After the largely overlooked box office bomb, Priest, 2011’s second helping of vampires, religion and Western tropes comes in the grimy package of Stake Land, an indie horror film that’s worlds away from Scott Stewart’s film.
Although there’s a substantial amount of thoughtfulness in this film and its world-building, it’s entirely irresistible to compare the film to 2009’s zom-edy, Zombieland. This is partly because of the narration, partly because of the characters, but mostly because the monsters are bloody zombies.
Let’s be generous and say that the film’s monsters are, at least, an unholy hybrid of vampires and zombies, nicknamed “vamps”, which have overtaken most of America’s population. Mister, played by Nick Damici, is a vampire hunter who lives a Spartan existence, trekking across the devastated States in constant vigilance.
At the very start of the film, he encounters Martin, played by Connor Paolo, as the boy’s parents are attacked and killed by vamps. He takes on the boy as his apprentice, and Martin isn’t the first survivor Mister will collect along the way.
Along with the ever-evolving vamps rampaging around, the scattered survivors face another threat from the zealotry of the Brotherhood, a Christian organisation who welcome the vamps as agents of the Rapture. It sure is difficult to survive in Stake Land.
Back to that Zombieland comparison then, from which three main problems spring. Firstly, the characters might bear a resemblance to Tallahassee and Columbus, but that’s not to say they’re as developed as Woody Harrelson’s and Jesse Eisenberg’s characters.
Just because those characters were funny, and that film was funny, doesn’t mean we didn’t care what happened. And although there are hints of interesting personal developments, as in Martin’s shy and private perusal of some scavenged porno playing cards, and Mister’s distinct discomfort at staying put for too long, the film never invited me to care too strongly about any of the characters.
Secondly, there’s the continuing narration by Martin. An integral part of Zombieland, and yet in Stake Land, it’s the kind of thing that makes you wonder how much of it existed in the script before the film got to post-production. We’re told more than we’re shown, and the visual storytelling isn’t there as much as in, say, Gareth Edwards’ Monsters.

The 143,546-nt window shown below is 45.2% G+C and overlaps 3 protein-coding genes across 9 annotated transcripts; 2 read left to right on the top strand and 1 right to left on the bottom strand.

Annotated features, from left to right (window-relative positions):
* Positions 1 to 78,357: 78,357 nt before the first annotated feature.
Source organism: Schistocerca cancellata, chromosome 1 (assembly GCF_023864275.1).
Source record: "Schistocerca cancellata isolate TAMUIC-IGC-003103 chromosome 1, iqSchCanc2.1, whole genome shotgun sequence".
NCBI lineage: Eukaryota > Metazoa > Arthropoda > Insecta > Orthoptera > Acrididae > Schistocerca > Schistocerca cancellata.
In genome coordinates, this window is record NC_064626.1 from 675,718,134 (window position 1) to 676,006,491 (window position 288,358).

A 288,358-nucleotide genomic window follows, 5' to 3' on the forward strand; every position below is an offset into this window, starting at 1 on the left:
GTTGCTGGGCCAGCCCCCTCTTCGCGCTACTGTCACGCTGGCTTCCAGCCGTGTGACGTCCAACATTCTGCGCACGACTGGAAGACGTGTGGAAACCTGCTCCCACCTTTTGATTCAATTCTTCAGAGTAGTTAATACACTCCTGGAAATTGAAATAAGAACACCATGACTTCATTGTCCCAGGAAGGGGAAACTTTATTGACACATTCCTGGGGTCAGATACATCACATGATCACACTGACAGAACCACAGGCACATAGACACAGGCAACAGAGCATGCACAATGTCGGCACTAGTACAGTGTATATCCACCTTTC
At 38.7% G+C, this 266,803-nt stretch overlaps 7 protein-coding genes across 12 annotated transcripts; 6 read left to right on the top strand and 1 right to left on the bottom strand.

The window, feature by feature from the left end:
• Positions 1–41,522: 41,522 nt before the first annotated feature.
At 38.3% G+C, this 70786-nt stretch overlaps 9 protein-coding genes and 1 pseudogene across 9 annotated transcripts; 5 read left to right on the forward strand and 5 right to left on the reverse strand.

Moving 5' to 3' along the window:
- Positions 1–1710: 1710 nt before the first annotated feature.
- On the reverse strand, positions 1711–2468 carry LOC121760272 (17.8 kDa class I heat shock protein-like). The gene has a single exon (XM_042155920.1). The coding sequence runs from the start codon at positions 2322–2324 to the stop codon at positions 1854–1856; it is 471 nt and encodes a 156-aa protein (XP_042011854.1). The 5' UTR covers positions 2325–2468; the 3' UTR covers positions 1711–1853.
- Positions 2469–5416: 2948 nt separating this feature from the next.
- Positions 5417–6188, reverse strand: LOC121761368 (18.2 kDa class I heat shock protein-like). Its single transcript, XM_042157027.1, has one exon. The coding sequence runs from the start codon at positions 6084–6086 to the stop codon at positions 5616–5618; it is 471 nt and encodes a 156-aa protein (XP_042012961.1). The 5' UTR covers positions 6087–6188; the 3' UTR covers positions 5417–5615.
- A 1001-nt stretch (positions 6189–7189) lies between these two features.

And thirdly, there’s the creatures themselves. Stake Land, for most of its running time, comes across as a zombie film that was accidentally produced by someone who doesn’t like zombies. To give credit where it’s due, director Jim Mickle at least keeps the creatures out of the daylight, and there’s certainly not a twinkle to be seen.
But a zombie by any other name is still a zombie, and the creature design in the film errs much more towards the dead than the undead. Ask anyone you know if they’ve seen the trailer for Stake Land and see if they don’t respond “Oh, yeah, the zombie one?”
The film’s qualities remain prominent, for those who can appreciate them. From a cursory glance at the film’s anti-religious leanings, some may be left scratching their head at why Christians would leap to believe that the vamps are agents of a loving Father. For a while, at least, the inference appears to be that, if you believe in God, you can be just as wrong about other things.
However, the characters in the Brotherhood are well drawn enough, their very particular loony-tude so firmly established that you can sort of go with it. The script, co-written by Mickle and Damici, quickly and ruthlessly sets them up as a threat, particularly with the presence of Michael Cerveris’ character, Jebedia.
The actual message is that hope, at least in this post-apocalyptic version of the world, has to be earned harder than through religious faith, which is venomously directed against the basic human survival instinct by the fundamentalist Brotherhood. If you can turn to the good book for hope in a crisis, only to find it’s being used to beat you around the head and face, where else can you turn?
The film is also very well shot, evoking the terse cinematography of Winter’s Bone as our heroes roam across a derelict America. For all of the earlier comparisons, it’s not like the absence of Bill Murray is the only thing that distinguished this from the laugh-a-minute romping of Zombieland. There’s a blacker-than-black moment of gallows humour involving Santa Claus, but that’s about it for comedy.
Stake Land doesn’t actually have anything to match the promise of some of the viral marketing. (Go to YouTube and search for “The Uprising Has Begun”, to see one of the most brutal things I’ve ever seen in a promotion for a movie.) And in addition to the other pitfalls mentioned, it also overreaches in its final movement by introducing yet another apparently critical character.
However, in context alongside other zompire/vambie/’vamp’ movies, it’s a solidly directed bit of creature horror, with an assured and innovative script that’s essentially here to subvert the boring misanthropy of most modern genre films.
It’s not shocking or chilling, but it is still quite interesting. If you’re a fan of horror films, hopefully, that will be enough to determine whether or not it’s your cup of tea.